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Secrets Act call over abuse inquiry
The Official Secrets Act should be suspended to allow former intelligence officers to give evidence about alleged cover ups during the child abuse inquiry, Amnesty International said.
An ex-soldier involved in military intelligence has claimed he was told to stop investigating sexual abuse at a boys' home in the 1970s.
Brian Gemmell told the BBC he was ordered to halt his probe into Kincora Boys' Home in Northern Ireland by a senior MI5 officer in 1975 after presenting a report on the allegations.
Patrick Corrigan, Amnesty International's Northern Ireland director, said: "The focus must be the protection of children, rather than officials and their dirty secrets."
Home Secretary Theresa May has faced widespread calls from politicians and lobbyists in Northern Ireland to include Kincora in the child abuse inquiry which was established following revelations about serial sex offenders like Jimmy Savile.
The inquiry was set up to examine how public bodies handled their duty of care to protect children from paedophiles.
Mr Corrigan added: "The Home Secretary must announce the inclusion of Kincora in the inquiry and an exemption so that army officers and others bound by the Official Secrets Act can finally speak freely."
In 1981 three senior care staff at the east Belfast Kincora home were jailed for abusing 11 boys and i t has been claimed that people of the "highest profile" were connected.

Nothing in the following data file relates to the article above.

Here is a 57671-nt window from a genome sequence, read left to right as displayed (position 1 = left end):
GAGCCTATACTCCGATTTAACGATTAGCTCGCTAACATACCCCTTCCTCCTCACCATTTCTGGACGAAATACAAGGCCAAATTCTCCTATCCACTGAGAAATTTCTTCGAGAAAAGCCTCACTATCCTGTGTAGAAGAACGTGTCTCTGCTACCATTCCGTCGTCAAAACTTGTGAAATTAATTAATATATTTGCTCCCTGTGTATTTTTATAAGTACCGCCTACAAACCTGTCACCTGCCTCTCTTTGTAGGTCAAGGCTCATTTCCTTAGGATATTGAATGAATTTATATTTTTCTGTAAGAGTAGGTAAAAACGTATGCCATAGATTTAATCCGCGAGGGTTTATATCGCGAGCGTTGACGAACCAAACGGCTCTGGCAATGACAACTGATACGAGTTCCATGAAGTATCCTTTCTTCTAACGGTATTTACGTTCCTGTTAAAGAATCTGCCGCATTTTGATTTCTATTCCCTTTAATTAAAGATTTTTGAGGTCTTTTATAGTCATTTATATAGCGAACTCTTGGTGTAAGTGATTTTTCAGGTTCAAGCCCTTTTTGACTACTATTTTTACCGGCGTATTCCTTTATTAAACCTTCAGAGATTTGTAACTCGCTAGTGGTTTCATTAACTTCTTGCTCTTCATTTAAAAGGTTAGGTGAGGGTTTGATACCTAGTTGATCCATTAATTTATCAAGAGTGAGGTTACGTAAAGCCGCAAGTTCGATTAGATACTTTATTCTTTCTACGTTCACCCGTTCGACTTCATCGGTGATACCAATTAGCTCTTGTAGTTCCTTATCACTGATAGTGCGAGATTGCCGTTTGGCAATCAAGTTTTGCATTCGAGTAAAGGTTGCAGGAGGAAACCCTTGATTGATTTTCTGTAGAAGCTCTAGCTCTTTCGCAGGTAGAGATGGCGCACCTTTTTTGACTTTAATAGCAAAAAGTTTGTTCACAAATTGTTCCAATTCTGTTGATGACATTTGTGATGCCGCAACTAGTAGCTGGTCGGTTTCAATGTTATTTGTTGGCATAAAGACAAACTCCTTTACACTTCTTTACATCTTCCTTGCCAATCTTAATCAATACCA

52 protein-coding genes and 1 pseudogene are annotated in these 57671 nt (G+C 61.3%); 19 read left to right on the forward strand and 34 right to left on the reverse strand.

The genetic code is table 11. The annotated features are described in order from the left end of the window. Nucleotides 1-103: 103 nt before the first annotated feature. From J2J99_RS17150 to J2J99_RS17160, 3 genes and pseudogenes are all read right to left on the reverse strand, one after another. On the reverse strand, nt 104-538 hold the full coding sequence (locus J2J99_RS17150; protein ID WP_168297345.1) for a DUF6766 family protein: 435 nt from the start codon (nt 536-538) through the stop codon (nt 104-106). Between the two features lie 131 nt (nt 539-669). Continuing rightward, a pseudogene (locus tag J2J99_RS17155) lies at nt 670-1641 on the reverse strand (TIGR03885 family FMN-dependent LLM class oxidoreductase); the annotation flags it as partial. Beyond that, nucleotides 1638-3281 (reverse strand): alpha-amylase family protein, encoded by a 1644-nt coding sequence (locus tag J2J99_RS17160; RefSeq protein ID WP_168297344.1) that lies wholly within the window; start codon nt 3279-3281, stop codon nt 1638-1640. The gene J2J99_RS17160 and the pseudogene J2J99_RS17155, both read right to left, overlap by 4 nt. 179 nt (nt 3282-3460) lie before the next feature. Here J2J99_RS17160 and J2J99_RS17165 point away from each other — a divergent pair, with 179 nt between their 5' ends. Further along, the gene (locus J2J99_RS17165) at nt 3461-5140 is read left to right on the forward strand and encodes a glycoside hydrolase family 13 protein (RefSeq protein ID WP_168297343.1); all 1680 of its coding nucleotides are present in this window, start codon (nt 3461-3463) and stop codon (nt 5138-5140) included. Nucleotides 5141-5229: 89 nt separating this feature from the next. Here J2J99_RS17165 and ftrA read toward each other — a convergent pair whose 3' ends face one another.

Mr Gemmell said he found out about the abuse through two sources, including an agent called Royal Flush, while he was gathering information about loyalists.
"I was summoned to go and see him (the MI5 officer). I went up thinking he was going to be pleased with me," he said.
"He bawled me out. He was rude and offensive and hostile.
"He told me not just to stop any investigation into Kincora, but to drop Royal Flush."
It comes during a public inquiry in Northern Ireland into institutional child abuse between 1922 and 1995, which faced possible suspension last month due to a lack of money as coalition parties were at loggerheads over the latest budget.
Retired judge Sir Anthony Hart, who is leading the Historical Institutional Abuse Inquiry (HIA), has said the inquiry "does not have sufficient powers" in its present form to investigate issues relating to the Army or MI5. Sir Anthony also said that "there may be benefits to the UK-wide inquiry examining the relevant allegations into Kincora Boys' Home".
Northern Ireland's First Minister Peter Robinson said: "I want to see a full investigation into the terrible abuses which occurred in Kincora. Having received this communication from Sir Anthony, it is clear that the proper route to fully investigate the abuse at Kincora Boys' Home is to have it included in our United Kingdom's Child Abuse Inquiry.
"I will be writing to the Prime Minister and alerting him to Sir Anthony's concerns. I will be urging the Prime Minister to ensure that Kincora is included in the terms of reference governing the inquiry established by Her Majesty's Government."
Earlier this month, another former Army officer, Colin Wallace, said any new investigation of Kincora must have access to information from intelligence agencies.